Security Clearance Job Outlook Strong for 2005

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The number of U.S. workers filing first-time claims for unemployment insurance rose for the second straight week, a government report showed. While new jobs are being created at a slower rate than anticipated, the U.S. security and defense sector stands out as a segment of the workforce that is charting record growth.

New U.S. Department of Defense contracts are being won by information technology, engineering, and security and defense firms on a weekly basis. The vast majority of these jobs require candidates to have a clearance already in place. We are seeing both the quantity and variety of posted jobs increase.

With the national economy on a slow but steady mend, unemployment and new job growth continue to be foremost on the minds of the American public, especially in the shadow of the recent Presidential election. With wars on multiple fronts, an increasing defense budget, and new initiatives in homeland security, the U.S. defense industry continues to buck the slow employment trend by creating new jobs, offering increased salaries, and experiencing fewer outplacements than most other labor markets. In particular, workers with security clearances issued by the U.S. government are in high demand.

A common requirement for employment with the U.S. Department of Defense and its contractors, a security clearance grants screened U.S. citizens access to sensitive information and intelligence. These security clearance jobs range widely in scope. On ClearanceJobs.com, a leading secure internet-based job board specifically for security cleared-candidates, posted jobs vary from electricians and administrative, to network engineers and program managers. Jobs are located worldwide, including hot spots like Iraq and Afghanistan or any foreign country with a U.S. military presence. ClearanceJobs.com co-founder Rachel Staras Lesser states the number of active job postings is up over 200% from this time last year. "New U.S. Department of Defense contracts are being won by information technology, engineering, and security and defense firms on a weekly basis. The vast majority of these jobs require candidates to have a clearance already in place. We are seeing both the quantity and variety of posted jobs increase." The popular job board recently registered its 24,000th job seeker holding a security clearance, and sees more than 1,500 new job seekers register each month.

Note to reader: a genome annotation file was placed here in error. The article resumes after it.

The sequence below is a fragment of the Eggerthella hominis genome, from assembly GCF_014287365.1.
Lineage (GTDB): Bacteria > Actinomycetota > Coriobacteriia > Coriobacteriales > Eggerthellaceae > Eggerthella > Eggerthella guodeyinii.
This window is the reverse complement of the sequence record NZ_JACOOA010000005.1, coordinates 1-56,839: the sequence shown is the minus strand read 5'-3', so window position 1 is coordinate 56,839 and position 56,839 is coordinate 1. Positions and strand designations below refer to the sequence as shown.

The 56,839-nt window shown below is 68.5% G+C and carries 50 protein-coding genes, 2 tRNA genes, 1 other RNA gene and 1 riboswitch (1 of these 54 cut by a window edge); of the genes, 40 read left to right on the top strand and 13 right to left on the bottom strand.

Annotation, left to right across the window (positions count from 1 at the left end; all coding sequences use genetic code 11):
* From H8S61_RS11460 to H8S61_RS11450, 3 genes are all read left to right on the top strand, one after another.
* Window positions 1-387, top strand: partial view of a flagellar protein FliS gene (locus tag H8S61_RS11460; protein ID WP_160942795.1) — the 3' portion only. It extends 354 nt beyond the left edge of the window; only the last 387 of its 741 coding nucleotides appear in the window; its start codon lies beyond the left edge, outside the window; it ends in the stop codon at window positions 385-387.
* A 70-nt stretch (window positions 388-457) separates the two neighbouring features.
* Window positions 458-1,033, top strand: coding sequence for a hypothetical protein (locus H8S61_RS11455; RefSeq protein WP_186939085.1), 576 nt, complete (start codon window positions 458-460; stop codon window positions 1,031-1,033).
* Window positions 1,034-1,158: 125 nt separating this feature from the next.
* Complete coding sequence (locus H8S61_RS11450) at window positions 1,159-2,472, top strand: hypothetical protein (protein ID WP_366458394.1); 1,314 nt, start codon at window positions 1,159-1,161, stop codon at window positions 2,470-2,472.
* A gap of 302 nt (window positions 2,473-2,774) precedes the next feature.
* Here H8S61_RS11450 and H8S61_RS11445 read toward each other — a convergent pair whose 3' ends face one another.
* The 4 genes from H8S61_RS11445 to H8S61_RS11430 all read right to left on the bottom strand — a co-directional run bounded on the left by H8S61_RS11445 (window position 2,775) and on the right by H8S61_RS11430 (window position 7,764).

Defense industry employers are finding specialized services like ClearanceJobs.com and job fairs restricted only for cleared candidates to be invaluable in their search for new employees. Although responsibility for clearance investigations has recently been handed from the Defense Security Service to the Office of Personnel Management, it can still take up to two years for an uncleared individual to receive security clearance from the point of initial adjudication. The number of candidates awaiting clearances was recently recorded at over 400,000, effectively putting many government contracts on hold until the security-cleared personnel can be hired.

This "clearance backlog" has forced government contracting companies to find new and unique methods of recruitment like ClearanceJobs.com, and search firms specialized for the defense industry. Kelly Services saw this need and acquired The FedSecure Group in late 2003 and operates it today as a separate business unit exclusively focused on the placement of cleared personnel. Kelly FedSecure (http://www.kellyfedsecure.com), has subsequently become the leader in security clearance staffing. “To supplement the significant investments we’ve made in infrastructure and our unique networking capabilities, we utilize ClearanceJobs.com as one of our sources,” says Richard Piske, Vice President/General Manager of Kelly FedSecure. “The people with the right clearances are immediately employable. Furthermore, candidates with good tech skills and the higher level clearances can earn thousands of dollars more per year than their non-cleared counterparts.”

While many civilians have active security clearances, people transitioning from military service make up a majority of the cleared workforce. Aside from the value of their security clearances, many employers are finding military veterans to be a solid fit in their organizations. Randall Scasny, Director of MilitaryJobHunts.com maintains, "Vets can increase your revenues, decrease your costs, improve your customer relationships, and improve your productivity. All these factors add to an employer's ROI. In an age where companies are driven to satisfy shareholders' expectations and improve the bottom-line, the choice of hiring a vet just makes economic sense." It is estimated that 10 million veterans are currently in the U.S. workforce, and as many as 200,000 active duty military will transition out of the service in the next twelve months.

For 2005, defense industry analysts project security-cleared job seekers to be in even greater demand as employers compete for new government contracts. Although information technology positions dominate the most pressing needs, companies utilizing popular internet-based job boards like ClearanceJobs.com will seek a greater variety of skill sets this year. Job postings for logistics professionals, intelligence analysts, linguists and subject matter experts have doubled in the past six months alone and show signs of increase. As companies that never worked with the government start to see the opportunities that exist, defense industry employers are naturally seeking cleared contract administrators, government services salespeople, and new business development experts in record numbers.

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